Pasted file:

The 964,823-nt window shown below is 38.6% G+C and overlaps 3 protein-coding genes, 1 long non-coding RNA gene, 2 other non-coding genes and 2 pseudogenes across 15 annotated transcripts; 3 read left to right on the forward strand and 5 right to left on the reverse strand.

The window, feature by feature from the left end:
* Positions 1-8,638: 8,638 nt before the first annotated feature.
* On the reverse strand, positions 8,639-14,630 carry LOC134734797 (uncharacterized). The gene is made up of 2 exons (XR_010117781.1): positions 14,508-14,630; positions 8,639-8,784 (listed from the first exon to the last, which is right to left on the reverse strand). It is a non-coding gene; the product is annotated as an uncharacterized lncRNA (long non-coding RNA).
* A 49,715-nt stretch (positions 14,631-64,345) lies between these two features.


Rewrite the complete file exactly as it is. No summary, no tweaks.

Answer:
The 964,823-nt window shown below is 38.6% G+C and overlaps 3 protein-coding genes, 1 long non-coding RNA gene, 2 other non-coding genes and 2 pseudogenes across 15 annotated transcripts; 3 read left to right on the forward strand and 5 right to left on the reverse strand.

The window, feature by feature from the left end:
* Positions 1-8,638: 8,638 nt before the first annotated feature.
* On the reverse strand, positions 8,639-14,630 carry LOC134734797 (uncharacterized). The gene is made up of 2 exons (XR_010117781.1): positions 14,508-14,630; positions 8,639-8,784 (listed from the first exon to the last, which is right to left on the reverse strand). It is a non-coding gene; the product is annotated as an uncharacterized lncRNA (long non-coding RNA).
* A 49,715-nt stretch (positions 14,631-64,345) lies between these two features.